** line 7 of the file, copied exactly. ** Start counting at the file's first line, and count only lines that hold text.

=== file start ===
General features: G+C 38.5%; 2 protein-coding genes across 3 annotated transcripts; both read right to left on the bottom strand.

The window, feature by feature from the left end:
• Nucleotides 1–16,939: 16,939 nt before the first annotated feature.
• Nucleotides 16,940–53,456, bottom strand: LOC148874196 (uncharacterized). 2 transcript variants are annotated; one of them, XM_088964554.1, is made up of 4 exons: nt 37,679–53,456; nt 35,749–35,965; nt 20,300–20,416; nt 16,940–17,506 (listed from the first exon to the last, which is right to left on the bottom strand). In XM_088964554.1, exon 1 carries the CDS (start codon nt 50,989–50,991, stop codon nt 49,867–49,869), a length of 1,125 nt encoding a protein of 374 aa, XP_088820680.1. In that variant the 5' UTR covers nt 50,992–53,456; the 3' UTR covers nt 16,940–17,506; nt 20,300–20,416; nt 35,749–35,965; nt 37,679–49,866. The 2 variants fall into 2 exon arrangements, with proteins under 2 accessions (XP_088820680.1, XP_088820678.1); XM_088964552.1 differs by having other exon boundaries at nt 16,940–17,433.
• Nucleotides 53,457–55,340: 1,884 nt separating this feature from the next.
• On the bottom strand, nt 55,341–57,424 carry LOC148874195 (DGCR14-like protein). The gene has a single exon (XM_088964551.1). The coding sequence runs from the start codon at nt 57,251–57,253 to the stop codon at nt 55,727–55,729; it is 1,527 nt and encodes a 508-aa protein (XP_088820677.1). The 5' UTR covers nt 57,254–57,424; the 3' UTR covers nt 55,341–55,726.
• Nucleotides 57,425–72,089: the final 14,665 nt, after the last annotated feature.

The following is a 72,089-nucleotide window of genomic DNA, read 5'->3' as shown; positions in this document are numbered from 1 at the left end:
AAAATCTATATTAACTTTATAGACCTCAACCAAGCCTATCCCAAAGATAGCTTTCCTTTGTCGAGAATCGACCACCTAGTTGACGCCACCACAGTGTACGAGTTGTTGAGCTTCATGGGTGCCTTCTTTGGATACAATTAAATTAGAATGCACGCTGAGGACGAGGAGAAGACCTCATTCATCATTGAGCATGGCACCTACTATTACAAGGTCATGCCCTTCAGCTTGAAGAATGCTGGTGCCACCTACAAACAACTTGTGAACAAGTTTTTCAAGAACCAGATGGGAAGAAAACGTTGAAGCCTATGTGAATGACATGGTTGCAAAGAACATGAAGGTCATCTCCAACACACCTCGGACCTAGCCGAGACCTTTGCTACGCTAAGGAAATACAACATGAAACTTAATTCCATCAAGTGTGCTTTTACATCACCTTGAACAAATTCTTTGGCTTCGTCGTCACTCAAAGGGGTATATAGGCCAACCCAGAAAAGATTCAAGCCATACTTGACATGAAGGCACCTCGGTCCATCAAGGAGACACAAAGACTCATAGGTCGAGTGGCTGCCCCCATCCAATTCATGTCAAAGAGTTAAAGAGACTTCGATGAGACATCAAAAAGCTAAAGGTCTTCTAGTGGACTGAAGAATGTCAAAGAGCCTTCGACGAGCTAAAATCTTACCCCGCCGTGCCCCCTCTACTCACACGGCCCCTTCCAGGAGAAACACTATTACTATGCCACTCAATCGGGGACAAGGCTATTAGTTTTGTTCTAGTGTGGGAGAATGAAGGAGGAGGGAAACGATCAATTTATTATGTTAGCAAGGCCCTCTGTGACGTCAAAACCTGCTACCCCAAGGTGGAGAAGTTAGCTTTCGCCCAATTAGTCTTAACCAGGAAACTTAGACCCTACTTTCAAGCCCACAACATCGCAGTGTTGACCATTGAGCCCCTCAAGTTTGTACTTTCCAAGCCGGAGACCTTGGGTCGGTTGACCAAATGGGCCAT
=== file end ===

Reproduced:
• Nucleotides 57,425–72,089: the final 14,665 nt, after the last annotated feature.